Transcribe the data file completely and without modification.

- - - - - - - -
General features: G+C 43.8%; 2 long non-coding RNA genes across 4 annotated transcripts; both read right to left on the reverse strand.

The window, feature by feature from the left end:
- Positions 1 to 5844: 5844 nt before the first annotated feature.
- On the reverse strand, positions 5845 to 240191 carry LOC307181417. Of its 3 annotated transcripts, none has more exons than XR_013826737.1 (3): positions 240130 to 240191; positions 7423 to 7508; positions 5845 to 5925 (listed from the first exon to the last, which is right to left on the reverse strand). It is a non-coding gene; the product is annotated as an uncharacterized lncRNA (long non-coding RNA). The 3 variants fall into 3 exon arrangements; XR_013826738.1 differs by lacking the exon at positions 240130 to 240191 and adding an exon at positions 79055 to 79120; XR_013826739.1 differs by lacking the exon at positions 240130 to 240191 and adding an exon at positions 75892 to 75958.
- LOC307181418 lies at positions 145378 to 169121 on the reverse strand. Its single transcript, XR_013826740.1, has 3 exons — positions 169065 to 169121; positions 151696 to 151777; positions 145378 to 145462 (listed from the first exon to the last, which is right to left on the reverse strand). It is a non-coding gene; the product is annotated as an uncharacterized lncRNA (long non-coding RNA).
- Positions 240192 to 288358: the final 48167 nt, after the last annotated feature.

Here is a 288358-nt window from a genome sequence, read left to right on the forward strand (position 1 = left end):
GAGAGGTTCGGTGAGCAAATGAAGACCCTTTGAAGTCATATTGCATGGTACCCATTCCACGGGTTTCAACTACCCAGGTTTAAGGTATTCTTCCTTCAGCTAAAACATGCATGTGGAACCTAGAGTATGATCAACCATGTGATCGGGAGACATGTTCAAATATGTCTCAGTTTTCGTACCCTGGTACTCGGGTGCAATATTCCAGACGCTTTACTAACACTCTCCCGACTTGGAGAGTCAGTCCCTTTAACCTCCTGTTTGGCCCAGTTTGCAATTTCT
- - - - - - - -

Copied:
General features: G+C 43.8%; 2 long non-coding RNA genes across 4 annotated transcripts; both read right to left on the reverse strand.

The window, feature by feature from the left end:
- Positions 1 to 5844: 5844 nt before the first annotated feature.
- On the reverse strand, positions 5845 to 240191 carry LOC307181417. Of its 3 annotated transcripts, none has more exons than XR_013826737.1 (3): positions 240130 to 240191; positions 7423 to 7508; positions 5845 to 5925 (listed from the first exon to the last, which is right to left on the reverse strand). It is a non-coding gene; the product is annotated as an uncharacterized lncRNA (long non-coding RNA). The 3 variants fall into 3 exon arrangements; XR_013826738.1 differs by lacking the exon at positions 240130 to 240191 and adding an exon at positions 79055 to 79120; XR_013826739.1 differs by lacking the exon at positions 240130 to 240191 and adding an exon at positions 75892 to 75958.
- LOC307181418 lies at positions 145378 to 169121 on the reverse strand. Its single transcript, XR_013826740.1, has 3 exons — positions 169065 to 169121; positions 151696 to 151777; positions 145378 to 145462 (listed from the first exon to the last, which is right to left on the reverse strand). It is a non-coding gene; the product is annotated as an uncharacterized lncRNA (long non-coding RNA).
- Positions 240192 to 288358: the final 48167 nt, after the last annotated feature.

Here is a 288358-nt window from a genome sequence, read left to right on the forward strand (position 1 = left end):
GAGAGGTTCGGTGAGCAAATGAAGACCCTTTGAAGTCATATTGCATGGTACCCATTCCACGGGTTTCAACTACCCAGGTTTAAGGTATTCTTCCTTCAGCTAAAACATGCATGTGGAACCTAGAGTATGATCAACCATGTGATCGGGAGACATGTTCAAATATGTCTCAGTTTTCGTACCCTGGTACTCGGGTGCAATATTCCAGACGCTTTACTAACACTCTCCCGACTTGGAGAGTCAGTCCCTTTAACCTCCTGTTTGGCCCAGTTTGCAATTTCT